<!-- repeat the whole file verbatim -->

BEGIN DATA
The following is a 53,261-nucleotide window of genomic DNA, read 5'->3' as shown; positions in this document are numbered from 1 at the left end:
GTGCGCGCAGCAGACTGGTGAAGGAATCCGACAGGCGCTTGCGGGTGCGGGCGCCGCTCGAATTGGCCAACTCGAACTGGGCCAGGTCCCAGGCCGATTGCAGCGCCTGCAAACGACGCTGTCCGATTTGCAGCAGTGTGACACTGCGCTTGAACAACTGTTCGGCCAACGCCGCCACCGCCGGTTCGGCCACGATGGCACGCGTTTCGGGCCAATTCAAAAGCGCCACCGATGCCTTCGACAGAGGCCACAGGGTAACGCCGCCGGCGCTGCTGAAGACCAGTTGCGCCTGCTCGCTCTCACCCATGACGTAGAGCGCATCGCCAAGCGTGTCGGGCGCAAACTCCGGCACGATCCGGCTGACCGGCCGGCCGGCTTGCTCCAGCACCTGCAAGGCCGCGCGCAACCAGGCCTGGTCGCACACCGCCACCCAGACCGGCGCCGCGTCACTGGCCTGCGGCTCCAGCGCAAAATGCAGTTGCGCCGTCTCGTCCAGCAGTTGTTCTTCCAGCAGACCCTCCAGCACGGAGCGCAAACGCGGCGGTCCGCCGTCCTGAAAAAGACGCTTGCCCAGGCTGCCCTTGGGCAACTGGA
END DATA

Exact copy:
The following is a 53,261-nucleotide window of genomic DNA, read 5'->3' as shown; positions in this document are numbered from 1 at the left end:
GTGCGCGCAGCAGACTGGTGAAGGAATCCGACAGGCGCTTGCGGGTGCGGGCGCCGCTCGAATTGGCCAACTCGAACTGGGCCAGGTCCCAGGCCGATTGCAGCGCCTGCAAACGACGCTGTCCGATTTGCAGCAGTGTGACACTGCGCTTGAACAACTGTTCGGCCAACGCCGCCACCGCCGGTTCGGCCACGATGGCACGCGTTTCGGGCCAATTCAAAAGCGCCACCGATGCCTTCGACAGAGGCCACAGGGTAACGCCGCCGGCGCTGCTGAAGACCAGTTGCGCCTGCTCGCTCTCACCCATGACGTAGAGCGCATCGCCAAGCGTGTCGGGCGCAAACTCCGGCACGATCCGGCTGACCGGCCGGCCGGCTTGCTCCAGCACCTGCAAGGCCGCGCGCAACCAGGCCTGGTCGCACACCGCCACCCAGACCGGCGCCGCGTCACTGGCCTGCGGCTCCAGCGCAAAATGCAGTTGCGCCGTCTCGTCCAGCAGTTGTTCTTCCAGCAGACCCTCCAGCACGGAGCGCAAACGCGGCGGTCCGCCGTCCTGAAAAAGACGCTTGCCCAGGCTGCCCTTGGGCAACTGGA